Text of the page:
Louis Icart (1888-1950)
AKA: Louis Justin Laurent Icart
Born: 1888; Toulouse
Died: December 20, 1950; Itteville
Biography of Louis Icart
Louis Icart was the first son of Jean and Elisabeth Icart and was officially named Louis Justin Laurent Icart. He was a rambunctious, vocal infant and Jean Icart hoped that such vitality would last in the difficult worlds of business and banking. Icart was small in stature — not at all like his father who was quite tall.
He lived in the southern French city of Toulouse where he was rapidly introduced to the pleasures of the fine arts. Louis was introduced to the theatre when he was selected to do small parts in school plays. He dreamed of becoming a star performer. Through his love of the theatre, he developed a taste for all the arts. The city itself was rich in culture and history. The museums and galleries introduced him to the visual and performing arts. He enjoyed painting. Though it offered a pleasant diversion, it was not as strong as the urge to act on stage.
Later in years, he had a military obligation and was drafted into the French Infantry. His experience with the military was unpleasant and unsatisfying, and he anxiously awaited his return to civilian life. He worked for a post card company and had a critical development as an artist. Icart’s decision to become an artist did not restrict him to oil painting. He met Leon Pavi at a social gathering, who was the editor of La Critique Theatrale, a monthly magazine devoted to the criticism and behind-the-scenes glimpse of the Paris theatre. It was the female form that captivated Icart and his desire to clothe it in the trappings of his fancy.
He worked with the couturiers with major fashion shows in Paris. He quickly learned the basics of designing gowns, dresses and miscellaneous essentials of the femine wardrobe. There was a transition from the 19th to the 20th centuries. Women wanted clothes that clung to their bodies rather than bellowing out. The new look was so appealing that most fashion houses adapted it according to their own tastes. Icart also fell into step with the illustration of the new trend.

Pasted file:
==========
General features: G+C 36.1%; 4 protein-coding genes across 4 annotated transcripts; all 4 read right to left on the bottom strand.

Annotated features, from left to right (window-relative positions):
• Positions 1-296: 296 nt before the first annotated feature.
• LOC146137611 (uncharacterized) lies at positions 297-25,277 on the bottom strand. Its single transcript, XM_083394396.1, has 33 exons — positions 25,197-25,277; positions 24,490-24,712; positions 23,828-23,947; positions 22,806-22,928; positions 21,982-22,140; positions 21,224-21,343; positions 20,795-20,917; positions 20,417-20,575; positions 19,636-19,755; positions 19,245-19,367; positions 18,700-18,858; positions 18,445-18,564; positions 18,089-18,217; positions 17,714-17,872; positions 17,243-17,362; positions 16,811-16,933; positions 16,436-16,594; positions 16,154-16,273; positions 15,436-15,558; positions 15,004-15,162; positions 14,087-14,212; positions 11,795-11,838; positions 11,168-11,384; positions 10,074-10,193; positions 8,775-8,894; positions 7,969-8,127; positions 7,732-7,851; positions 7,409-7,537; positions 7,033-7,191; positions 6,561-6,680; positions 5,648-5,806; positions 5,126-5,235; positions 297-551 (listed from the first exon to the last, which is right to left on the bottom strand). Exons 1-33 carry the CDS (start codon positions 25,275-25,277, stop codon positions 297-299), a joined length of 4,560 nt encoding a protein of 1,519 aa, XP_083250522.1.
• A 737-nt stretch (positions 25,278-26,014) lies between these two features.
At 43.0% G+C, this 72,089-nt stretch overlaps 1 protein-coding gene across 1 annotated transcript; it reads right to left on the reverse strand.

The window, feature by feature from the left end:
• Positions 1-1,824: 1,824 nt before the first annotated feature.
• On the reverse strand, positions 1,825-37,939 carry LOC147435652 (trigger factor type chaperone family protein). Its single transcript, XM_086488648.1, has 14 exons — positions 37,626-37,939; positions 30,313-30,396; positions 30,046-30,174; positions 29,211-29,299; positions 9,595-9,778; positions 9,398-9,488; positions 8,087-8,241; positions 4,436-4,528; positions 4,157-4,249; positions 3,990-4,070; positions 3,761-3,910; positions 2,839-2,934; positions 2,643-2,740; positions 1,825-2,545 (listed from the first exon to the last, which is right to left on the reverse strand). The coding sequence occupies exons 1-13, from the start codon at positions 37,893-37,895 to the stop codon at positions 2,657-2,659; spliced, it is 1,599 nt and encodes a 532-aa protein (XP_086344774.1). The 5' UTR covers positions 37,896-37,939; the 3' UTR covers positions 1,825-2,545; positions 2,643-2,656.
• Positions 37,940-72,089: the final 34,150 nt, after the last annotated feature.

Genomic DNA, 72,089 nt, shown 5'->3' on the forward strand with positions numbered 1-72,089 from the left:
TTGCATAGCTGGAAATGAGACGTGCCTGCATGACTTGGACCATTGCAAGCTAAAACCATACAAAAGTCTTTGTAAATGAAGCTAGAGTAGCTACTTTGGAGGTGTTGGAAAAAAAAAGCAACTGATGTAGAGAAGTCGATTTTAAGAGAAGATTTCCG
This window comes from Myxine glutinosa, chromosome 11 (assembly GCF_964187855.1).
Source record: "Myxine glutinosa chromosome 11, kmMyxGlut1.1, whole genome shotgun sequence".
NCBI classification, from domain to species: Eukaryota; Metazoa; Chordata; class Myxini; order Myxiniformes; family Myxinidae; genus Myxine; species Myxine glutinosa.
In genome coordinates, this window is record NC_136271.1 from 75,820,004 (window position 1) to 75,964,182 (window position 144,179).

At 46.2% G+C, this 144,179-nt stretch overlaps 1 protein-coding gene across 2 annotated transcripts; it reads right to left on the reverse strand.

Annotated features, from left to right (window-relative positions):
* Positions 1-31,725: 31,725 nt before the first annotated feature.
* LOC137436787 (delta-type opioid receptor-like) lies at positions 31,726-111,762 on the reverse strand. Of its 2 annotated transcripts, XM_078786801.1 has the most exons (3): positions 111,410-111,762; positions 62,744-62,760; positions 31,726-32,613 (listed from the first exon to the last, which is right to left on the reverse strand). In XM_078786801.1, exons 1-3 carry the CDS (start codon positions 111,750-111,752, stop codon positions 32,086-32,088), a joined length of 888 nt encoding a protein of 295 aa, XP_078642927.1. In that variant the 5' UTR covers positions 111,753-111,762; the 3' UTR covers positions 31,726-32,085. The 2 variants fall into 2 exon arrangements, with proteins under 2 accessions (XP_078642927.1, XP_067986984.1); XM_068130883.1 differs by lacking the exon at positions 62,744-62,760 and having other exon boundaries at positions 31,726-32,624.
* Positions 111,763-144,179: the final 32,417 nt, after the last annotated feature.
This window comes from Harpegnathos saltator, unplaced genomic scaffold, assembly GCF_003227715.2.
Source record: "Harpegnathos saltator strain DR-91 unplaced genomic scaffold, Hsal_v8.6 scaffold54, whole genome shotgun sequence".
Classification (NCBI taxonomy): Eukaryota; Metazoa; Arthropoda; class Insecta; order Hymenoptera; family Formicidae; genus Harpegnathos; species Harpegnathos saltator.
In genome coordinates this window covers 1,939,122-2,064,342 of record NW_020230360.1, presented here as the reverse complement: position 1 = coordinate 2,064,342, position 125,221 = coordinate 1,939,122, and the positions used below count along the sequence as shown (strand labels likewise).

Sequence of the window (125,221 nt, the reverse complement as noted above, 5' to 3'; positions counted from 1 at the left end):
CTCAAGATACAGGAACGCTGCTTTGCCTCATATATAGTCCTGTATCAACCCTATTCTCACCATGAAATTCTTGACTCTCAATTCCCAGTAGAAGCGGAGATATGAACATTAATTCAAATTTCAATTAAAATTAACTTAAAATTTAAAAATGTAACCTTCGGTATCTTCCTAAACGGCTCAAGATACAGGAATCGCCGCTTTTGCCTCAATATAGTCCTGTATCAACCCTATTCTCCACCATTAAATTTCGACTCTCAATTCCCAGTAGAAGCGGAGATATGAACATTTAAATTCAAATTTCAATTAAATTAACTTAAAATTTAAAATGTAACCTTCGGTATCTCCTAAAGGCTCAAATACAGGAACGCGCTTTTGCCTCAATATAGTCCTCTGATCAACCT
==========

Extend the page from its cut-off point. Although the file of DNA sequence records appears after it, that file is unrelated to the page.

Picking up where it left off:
In 1914, Icart met a magical, effervescent eighteen-year-old named Fanny Volmers, who was to change the course of his life. He was captivated by her beauty and she became his model for quite a number of his etchings. Fanny was defiantly his inspiration. Icart and Fanny had only one child, a girl, who they named Reine, meaning queen. Some of his etchings were exported to the United States and England. The 1920’s were devoted to producing etchings, which the United States markets quickly devoured. In the 1930’s, he turned his artistic talents to poetry. After the war, Hollywood collectors discovered the master of Art Deco and made it nearly impossible for him to keep up with the demand. The demand never waned and his art continues to grace the walls of collectors all over the world.
On December 20, 1950, Louis Icart died quietly in his sleep at his Montmartre home. He was buried not far from the Itteville home he loved so much. Fanny realized that the years they spent together were magical, exciting years. The memory of their happiness together sustained her until her death. She is buried in her family tomb in Bagneaux.
There was the artist’s fine elegance, the fine movement of an outstretched hands, the display of a provocative thigh, a well-drawn glove or shoe, all these elements added charm to the delightful young women in his etchings. The Icart girl, whether portrayed as a countess or a flapper, set the theme for an era. Whether she was smoking a cigarette, driving a car, or revealing a total new look in clothing, his model typed the popular styles of the time. It was Icart who originated the famous saying: “Come up and see my etchings some time”. He was indeed the master etcher who knew how to please the masses with his light and delightful subjects.